Literature The Love Issue

Fiction: Torn

“Mom, find me a wife,” is not the typical beginning of a love story.

By Amna Al Harmoodi

Image: Courtesy.

“Mom, find me a wife,” is not the typical beginning of a love story, but in this case Hamad used it as a strategic tool. Since he turned 23, Hamad has had countless phone screens held to his face of hijab-covered women. Thus far, his answer had always been no, until today. He uttered the phrase that released the sounds of ululations and wishful prayers, as if his whole life came to this moment and after being tied to a wife, he would finally be fulfilled in his family’s eyes. “Who do you want?” One of his sisters, Jameela, asked, “Is it the young and beautiful Athba? Is it our cousin Afra? Tell us what type of girl you’d like and we’ll have a list of options ready  for you before you know it.”

“I don’t like frivolous, young girls.” Hamad’s answer led to an exchange of glances between his family members. Jameela rolled her eyes.

“Don’t worry,” his mother said, “I’ve married off three of my sons, I know how to pick a bride.”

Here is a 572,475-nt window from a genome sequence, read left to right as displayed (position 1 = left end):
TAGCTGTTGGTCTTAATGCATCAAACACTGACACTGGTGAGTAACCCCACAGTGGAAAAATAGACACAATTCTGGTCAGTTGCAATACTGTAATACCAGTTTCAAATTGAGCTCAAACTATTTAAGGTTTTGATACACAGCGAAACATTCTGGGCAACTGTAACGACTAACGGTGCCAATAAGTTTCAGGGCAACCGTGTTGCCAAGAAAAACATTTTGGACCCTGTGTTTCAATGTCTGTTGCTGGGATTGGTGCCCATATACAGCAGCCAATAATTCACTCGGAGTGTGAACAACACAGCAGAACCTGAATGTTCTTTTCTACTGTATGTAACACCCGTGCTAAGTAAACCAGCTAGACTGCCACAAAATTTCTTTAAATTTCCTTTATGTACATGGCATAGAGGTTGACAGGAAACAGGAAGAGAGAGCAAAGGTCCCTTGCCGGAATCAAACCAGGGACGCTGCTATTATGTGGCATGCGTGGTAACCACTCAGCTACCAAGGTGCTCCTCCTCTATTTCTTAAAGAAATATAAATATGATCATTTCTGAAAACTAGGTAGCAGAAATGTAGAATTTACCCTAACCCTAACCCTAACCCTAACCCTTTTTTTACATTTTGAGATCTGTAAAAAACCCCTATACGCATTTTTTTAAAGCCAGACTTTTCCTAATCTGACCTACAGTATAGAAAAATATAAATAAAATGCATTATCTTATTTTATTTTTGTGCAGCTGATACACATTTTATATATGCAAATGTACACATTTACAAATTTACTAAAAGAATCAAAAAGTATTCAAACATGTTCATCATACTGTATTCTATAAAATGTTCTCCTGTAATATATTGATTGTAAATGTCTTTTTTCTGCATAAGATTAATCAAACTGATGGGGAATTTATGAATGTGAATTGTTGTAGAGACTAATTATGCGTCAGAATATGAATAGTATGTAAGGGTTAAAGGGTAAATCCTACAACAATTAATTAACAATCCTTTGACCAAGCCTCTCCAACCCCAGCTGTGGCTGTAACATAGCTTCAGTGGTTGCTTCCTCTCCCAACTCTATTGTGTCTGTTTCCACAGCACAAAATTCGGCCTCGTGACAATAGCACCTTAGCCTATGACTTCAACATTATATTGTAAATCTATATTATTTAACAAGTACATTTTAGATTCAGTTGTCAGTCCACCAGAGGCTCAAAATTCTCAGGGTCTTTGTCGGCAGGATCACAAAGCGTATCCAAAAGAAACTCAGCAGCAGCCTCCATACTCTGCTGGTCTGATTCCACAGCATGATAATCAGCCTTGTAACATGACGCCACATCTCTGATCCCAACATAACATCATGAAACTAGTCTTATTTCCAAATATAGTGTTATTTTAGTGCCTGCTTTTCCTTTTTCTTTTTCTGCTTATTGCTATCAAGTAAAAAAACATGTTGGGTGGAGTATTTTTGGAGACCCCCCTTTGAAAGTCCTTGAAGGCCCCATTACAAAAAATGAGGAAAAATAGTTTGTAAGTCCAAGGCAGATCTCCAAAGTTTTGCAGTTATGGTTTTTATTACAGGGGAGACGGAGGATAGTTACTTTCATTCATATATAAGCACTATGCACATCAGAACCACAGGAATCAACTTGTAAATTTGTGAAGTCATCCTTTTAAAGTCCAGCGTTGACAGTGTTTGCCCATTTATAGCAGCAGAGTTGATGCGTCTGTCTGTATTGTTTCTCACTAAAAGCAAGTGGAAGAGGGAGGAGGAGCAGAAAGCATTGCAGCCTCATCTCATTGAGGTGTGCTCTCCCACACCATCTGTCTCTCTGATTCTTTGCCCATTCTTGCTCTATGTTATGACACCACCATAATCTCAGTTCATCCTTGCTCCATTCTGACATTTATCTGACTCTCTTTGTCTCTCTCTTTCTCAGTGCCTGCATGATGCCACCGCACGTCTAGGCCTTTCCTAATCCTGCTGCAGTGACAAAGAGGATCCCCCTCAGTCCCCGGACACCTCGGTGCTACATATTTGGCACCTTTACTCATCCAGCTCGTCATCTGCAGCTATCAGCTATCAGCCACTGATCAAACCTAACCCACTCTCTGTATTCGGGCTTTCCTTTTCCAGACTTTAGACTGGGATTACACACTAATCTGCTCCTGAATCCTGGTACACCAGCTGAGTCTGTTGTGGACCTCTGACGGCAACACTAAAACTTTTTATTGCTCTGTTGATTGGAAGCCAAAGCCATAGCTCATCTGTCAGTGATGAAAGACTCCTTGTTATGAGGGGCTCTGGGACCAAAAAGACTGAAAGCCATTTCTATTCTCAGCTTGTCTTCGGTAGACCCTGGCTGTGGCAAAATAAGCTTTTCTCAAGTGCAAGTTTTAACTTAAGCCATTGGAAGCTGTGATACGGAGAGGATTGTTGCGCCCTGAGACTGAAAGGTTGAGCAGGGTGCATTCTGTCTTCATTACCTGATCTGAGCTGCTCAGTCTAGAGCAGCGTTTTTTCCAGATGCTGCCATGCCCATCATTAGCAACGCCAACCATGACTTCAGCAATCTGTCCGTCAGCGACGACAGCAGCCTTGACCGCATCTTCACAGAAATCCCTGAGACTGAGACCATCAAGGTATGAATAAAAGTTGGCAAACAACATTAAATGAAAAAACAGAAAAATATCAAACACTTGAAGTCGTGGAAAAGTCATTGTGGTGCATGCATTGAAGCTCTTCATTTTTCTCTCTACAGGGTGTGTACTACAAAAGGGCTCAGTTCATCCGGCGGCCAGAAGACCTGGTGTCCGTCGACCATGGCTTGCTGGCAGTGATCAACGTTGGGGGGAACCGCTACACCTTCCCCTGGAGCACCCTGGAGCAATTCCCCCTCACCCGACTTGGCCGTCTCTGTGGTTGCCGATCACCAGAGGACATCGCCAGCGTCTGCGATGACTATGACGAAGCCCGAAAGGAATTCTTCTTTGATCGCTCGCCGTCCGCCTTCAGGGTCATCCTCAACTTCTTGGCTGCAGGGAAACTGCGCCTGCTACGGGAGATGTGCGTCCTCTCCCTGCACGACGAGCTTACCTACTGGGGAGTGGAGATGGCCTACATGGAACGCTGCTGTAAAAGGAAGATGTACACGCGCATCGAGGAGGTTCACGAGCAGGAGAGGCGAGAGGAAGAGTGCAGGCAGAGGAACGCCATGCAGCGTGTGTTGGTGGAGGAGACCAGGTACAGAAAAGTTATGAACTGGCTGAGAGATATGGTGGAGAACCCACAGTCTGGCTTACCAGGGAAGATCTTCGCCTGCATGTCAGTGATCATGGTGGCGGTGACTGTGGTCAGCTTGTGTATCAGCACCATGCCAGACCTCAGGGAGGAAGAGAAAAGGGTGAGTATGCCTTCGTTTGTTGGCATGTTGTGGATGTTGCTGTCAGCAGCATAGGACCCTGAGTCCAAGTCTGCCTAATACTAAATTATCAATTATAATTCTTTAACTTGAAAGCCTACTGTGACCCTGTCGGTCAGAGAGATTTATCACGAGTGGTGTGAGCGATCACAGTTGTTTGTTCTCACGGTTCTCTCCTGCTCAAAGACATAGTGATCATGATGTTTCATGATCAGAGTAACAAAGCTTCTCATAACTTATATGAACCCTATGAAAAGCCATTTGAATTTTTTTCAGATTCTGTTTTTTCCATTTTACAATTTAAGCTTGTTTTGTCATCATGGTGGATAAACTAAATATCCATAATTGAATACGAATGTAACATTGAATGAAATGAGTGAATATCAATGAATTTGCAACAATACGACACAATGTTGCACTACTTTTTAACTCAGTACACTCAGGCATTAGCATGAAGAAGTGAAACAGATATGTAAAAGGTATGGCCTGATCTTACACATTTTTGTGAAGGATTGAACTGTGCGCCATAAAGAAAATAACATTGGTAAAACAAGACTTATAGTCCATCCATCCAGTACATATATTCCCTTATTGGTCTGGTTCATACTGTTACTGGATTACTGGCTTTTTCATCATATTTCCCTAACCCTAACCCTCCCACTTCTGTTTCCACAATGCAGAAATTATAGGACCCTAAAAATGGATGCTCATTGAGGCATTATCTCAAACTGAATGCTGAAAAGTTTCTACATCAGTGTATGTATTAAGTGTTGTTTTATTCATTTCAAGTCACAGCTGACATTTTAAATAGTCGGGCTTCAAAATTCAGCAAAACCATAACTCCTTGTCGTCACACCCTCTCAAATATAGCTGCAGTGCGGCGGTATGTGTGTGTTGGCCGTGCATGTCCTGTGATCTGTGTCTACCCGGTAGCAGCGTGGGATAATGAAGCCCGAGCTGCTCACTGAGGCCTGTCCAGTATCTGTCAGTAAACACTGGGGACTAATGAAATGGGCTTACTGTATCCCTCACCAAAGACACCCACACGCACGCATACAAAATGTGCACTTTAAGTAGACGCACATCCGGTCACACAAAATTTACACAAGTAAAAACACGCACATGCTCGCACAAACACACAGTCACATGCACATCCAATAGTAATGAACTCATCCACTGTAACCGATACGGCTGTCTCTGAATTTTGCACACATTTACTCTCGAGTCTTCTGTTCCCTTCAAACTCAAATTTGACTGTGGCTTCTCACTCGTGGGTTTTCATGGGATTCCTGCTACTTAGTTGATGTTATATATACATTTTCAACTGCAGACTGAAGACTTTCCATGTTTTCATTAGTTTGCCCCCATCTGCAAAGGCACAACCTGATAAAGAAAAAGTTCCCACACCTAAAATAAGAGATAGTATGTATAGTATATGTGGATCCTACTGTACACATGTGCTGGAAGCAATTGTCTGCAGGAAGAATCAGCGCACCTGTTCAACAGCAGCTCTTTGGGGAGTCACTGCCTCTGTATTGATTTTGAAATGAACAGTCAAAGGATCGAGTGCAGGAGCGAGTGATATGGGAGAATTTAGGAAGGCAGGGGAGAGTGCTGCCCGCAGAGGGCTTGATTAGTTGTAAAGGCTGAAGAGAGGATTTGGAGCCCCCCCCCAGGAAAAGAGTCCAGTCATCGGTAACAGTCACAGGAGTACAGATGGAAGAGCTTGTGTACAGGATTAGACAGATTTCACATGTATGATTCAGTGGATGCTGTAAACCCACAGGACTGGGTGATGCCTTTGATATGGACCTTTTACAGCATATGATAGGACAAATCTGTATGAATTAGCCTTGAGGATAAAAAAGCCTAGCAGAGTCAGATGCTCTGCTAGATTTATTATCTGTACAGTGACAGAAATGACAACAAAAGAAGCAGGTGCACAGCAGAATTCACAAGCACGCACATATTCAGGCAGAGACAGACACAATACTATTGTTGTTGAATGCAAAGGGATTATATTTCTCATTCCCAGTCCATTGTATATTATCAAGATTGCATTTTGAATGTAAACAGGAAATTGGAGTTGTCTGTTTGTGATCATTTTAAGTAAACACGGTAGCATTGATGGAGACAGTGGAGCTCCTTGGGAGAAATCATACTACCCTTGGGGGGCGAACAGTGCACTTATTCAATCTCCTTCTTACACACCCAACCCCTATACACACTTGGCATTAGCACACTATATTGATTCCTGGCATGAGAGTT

Hamad never liked being the center of attention, and that’s all he was since he broke the news to his family. All his social circles in Al Ain hinted to Hamad about their knowledge of his private life. He needn’t mention how the women in his life  prayed for his happiness in life and marriage and sent jokes in the family group about him—

the youngest in the family—as a husband; it was typical of Emirati women. It was the men, however, who caught him by surprise. His uncles at the mosque mentioned their prayers for a good match, and even a coworker who was friends with his cousin mentioned he had a few unmarried relatives. Hamad’s future seemed to be everyone’s business, but true to his nature, he rejected every girl that was recommended to him, for they were girls, younger than him and shared the same addiction that everyone around him had: gossip. The only girl that was an exception was Salama. What a woman she was. The first time he saw her was at work, where his desk was in close proximity to where the women at his work sat to chat but mainly spoke about other people. He overheard them beginning to poke fun at the secretary of their department when he heard an enchanting voice say, “I don’t think it’s right to talk about her that way.” How unlike the women that surrounded him she was.